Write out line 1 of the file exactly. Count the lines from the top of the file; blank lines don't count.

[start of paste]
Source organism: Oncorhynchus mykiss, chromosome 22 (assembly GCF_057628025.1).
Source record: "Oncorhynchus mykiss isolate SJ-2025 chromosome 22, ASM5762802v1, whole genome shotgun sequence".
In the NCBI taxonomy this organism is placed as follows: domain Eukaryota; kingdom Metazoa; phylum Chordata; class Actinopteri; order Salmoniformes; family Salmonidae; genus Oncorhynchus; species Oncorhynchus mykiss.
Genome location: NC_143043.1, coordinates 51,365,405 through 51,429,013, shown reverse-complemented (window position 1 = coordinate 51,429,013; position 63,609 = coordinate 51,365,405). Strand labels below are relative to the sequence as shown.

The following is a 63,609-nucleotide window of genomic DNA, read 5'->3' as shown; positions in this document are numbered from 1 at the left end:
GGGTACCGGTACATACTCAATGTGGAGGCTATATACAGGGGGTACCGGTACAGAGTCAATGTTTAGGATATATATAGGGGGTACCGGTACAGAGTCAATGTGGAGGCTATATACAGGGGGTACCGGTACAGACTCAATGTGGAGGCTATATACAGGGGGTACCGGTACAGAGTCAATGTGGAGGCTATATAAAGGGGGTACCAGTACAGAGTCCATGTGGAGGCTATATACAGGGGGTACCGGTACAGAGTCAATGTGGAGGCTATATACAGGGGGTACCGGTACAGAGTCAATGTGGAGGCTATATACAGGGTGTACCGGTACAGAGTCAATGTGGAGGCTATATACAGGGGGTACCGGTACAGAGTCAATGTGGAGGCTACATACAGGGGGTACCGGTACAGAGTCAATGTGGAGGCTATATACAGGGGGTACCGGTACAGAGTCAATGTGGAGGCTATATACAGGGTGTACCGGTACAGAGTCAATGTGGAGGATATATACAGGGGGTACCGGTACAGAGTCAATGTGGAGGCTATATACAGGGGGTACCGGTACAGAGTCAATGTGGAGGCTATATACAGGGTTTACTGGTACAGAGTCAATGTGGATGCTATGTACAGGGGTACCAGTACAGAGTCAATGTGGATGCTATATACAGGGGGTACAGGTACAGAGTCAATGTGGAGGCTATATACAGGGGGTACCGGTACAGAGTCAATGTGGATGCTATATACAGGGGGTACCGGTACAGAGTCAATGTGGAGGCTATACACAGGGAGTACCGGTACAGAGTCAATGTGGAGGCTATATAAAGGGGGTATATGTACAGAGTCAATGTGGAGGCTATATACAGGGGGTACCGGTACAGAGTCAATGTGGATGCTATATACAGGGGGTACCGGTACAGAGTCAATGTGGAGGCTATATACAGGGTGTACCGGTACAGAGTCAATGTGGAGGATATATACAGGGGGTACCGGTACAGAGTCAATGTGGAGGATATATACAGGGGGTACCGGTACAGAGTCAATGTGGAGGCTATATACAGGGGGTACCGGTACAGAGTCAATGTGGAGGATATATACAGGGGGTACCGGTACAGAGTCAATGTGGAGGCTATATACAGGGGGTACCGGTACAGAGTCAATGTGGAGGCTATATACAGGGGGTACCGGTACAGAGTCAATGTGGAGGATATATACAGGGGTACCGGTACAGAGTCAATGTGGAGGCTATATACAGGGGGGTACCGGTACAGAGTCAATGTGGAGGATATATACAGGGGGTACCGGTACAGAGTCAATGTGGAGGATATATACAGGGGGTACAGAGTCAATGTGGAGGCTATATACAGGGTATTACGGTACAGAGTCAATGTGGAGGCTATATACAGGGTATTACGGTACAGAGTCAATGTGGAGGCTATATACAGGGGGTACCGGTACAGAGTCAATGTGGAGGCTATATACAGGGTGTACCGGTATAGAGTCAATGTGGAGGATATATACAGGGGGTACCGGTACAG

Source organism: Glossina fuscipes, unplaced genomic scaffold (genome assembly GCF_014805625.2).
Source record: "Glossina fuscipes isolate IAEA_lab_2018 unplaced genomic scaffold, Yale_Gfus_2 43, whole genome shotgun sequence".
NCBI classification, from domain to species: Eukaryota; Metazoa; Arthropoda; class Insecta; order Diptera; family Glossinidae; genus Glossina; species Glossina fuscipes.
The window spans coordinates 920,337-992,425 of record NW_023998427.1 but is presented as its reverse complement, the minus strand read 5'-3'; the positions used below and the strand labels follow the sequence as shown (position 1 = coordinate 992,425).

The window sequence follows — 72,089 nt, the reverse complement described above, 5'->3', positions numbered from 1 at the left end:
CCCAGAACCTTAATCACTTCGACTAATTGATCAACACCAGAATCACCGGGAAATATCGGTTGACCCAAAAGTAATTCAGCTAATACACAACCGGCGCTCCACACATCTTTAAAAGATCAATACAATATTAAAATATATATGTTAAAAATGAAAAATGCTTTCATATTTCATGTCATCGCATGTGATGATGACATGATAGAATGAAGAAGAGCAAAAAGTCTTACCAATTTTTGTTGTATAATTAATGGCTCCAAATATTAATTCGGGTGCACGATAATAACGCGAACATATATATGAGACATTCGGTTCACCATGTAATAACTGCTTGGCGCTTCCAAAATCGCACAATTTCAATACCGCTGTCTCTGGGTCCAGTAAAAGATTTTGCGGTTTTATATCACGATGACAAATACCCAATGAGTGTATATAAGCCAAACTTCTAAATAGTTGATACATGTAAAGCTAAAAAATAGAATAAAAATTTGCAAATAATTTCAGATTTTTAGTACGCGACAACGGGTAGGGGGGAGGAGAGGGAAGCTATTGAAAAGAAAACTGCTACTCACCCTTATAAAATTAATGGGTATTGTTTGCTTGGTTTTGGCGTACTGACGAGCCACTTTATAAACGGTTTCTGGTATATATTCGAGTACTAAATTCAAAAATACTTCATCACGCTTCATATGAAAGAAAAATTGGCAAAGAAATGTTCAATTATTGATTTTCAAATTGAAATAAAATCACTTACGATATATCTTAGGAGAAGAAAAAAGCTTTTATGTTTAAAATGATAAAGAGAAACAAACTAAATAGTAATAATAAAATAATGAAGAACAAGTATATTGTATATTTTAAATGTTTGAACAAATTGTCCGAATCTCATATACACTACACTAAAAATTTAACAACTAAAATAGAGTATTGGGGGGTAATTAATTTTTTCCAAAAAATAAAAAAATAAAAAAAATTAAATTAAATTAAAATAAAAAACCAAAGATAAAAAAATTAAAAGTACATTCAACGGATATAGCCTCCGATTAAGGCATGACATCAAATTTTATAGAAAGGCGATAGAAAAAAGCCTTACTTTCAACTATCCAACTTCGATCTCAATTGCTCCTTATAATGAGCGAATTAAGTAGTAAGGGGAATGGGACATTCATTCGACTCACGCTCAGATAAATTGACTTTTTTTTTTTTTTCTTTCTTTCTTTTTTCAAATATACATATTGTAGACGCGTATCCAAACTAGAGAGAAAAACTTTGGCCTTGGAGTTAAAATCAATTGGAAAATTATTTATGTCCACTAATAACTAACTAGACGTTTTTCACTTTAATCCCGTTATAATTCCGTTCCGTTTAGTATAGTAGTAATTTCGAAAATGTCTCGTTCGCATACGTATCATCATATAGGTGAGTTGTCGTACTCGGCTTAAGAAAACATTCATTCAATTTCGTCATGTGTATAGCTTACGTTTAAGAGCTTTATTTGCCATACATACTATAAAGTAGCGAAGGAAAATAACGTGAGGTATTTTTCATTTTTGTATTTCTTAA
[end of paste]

Source organism: Oncorhynchus mykiss, chromosome 22 (assembly GCF_057628025.1).